Then He arose and rebuked the wind, and said to the sea, “Peace, be still!” And the wind ceased and there was a great calm. — Mark 4:39
Once the sound captures you, it lulls you into an almost trancelike state. Minutes, even hours can pass before you know it. To get there, you must be silent. To stay there, you must be still. And the waves will draw you into deeper silence, deeper stillness, deeper, deeper still.
There’s little dispute that watching and listening to the ocean — the rhythm and repetition, the graceful waves — reduces stress and calms nerves. Any number of CDs and DVDs offer nice replications of the experience, but nothing compares to the original, live show.
In an instant, however, this same environment can make us anxious and fearful.
It’s ironic that the words normally associated with the calming, comforting effect are not calming words — the crashing waves, the roaring surf. If you think about it, these exact phrases can also be used to describe stormy conditions.
So, who’s in charge of the context? And who should be?
Let me preface today’s passage: All day Jesus sat in a boat, teaching. The boat was in a lake, so there were no rolling waves along the shoreline. The water was obviously calm. Later that night, however, Jesus and His disciples were traveling to the other side, and a massive storm erupted. Waves and wind tossed the little boat around. (Can you imagine the nausea as they feverishly bailed water?). How can a situation that is so calm one minute be so hazardous the next? And all Jesus could do was sleep?! Seriously?! The disciples needed all hands on deck!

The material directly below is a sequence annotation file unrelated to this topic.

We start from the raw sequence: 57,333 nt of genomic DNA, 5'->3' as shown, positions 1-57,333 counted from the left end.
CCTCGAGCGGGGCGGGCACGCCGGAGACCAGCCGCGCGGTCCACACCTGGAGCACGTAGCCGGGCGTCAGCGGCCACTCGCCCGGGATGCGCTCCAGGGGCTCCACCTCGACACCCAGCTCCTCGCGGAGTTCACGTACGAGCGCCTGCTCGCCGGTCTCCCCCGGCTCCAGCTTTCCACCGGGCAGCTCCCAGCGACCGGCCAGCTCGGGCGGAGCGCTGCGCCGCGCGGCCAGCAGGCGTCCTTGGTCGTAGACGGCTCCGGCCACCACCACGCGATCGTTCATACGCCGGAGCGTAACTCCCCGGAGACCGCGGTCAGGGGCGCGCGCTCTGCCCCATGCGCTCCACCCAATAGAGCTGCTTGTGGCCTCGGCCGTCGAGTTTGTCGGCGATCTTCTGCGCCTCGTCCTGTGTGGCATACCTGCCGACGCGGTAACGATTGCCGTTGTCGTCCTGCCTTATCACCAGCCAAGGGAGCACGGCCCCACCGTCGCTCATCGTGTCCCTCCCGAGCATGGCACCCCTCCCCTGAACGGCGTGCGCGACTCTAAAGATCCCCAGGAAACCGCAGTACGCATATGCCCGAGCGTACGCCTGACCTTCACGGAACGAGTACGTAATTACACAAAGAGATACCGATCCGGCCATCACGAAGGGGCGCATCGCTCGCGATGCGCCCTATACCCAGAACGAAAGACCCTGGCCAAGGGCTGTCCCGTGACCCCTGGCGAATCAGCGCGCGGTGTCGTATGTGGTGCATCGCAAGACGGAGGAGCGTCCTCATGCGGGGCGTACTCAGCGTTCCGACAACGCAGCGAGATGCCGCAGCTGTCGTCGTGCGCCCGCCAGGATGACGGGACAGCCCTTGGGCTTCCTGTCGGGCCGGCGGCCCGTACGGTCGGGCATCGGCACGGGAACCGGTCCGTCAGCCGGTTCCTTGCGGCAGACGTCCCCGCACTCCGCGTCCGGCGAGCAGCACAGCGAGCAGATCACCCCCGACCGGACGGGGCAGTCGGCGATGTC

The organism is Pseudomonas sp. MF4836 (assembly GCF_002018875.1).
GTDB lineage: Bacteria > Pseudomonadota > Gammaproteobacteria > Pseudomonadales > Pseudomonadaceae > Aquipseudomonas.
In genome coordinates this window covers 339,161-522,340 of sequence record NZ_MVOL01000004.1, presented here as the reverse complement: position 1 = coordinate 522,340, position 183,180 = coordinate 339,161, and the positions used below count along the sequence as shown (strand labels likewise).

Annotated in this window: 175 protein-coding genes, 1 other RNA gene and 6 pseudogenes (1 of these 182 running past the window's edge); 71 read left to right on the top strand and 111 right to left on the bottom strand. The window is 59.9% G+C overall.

Panicked, they ran to Jesus and woke Him up. He rose and simply told the storm to stop. (Did He sigh an exasperated sigh first?) He didn’t have to ask what was wrong, which reinforces the point He made to His disciples that night: He was aware, even though it didn’t appear that way to them.
They didn’t need all hands on deck; they just needed Jesus. They needed to trust that He was there.
When you look across the ocean and feel that calming lull, consider also the storms that have visited that exact spot. Similarly, is there someone or something in your life who has brought you both joy and sorrow? Where peace and calamity somehow coexisted? Who is in charge of the context?
As your frazzled nerves and tightened muscles give way to the sight and sound of peaceful waves, and you’re thinking about this situation or person, take to heart the command of our Lord: “Peace, be still!” Let Him draw you in, into deeper silence, deeper stillness, deeper, deeper still.
Lord, I sit. I stare. I hear. But I’m not there. There is a squall in my spirit that You know about and that You are handling. Wash over me as the waves do the sand. I need not fear — You are in the context.
Excerpted with permission from Devotions for the Beach by Miriam Drennan, copyright Thomas Nelson.
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Peace, be still. Not just the waves, but our own hearts, Lord. Help us to trust You and be at peace no matter the squall. Come share your thoughts with us on our blog. We want to hear from you! ~ Devotionals Daily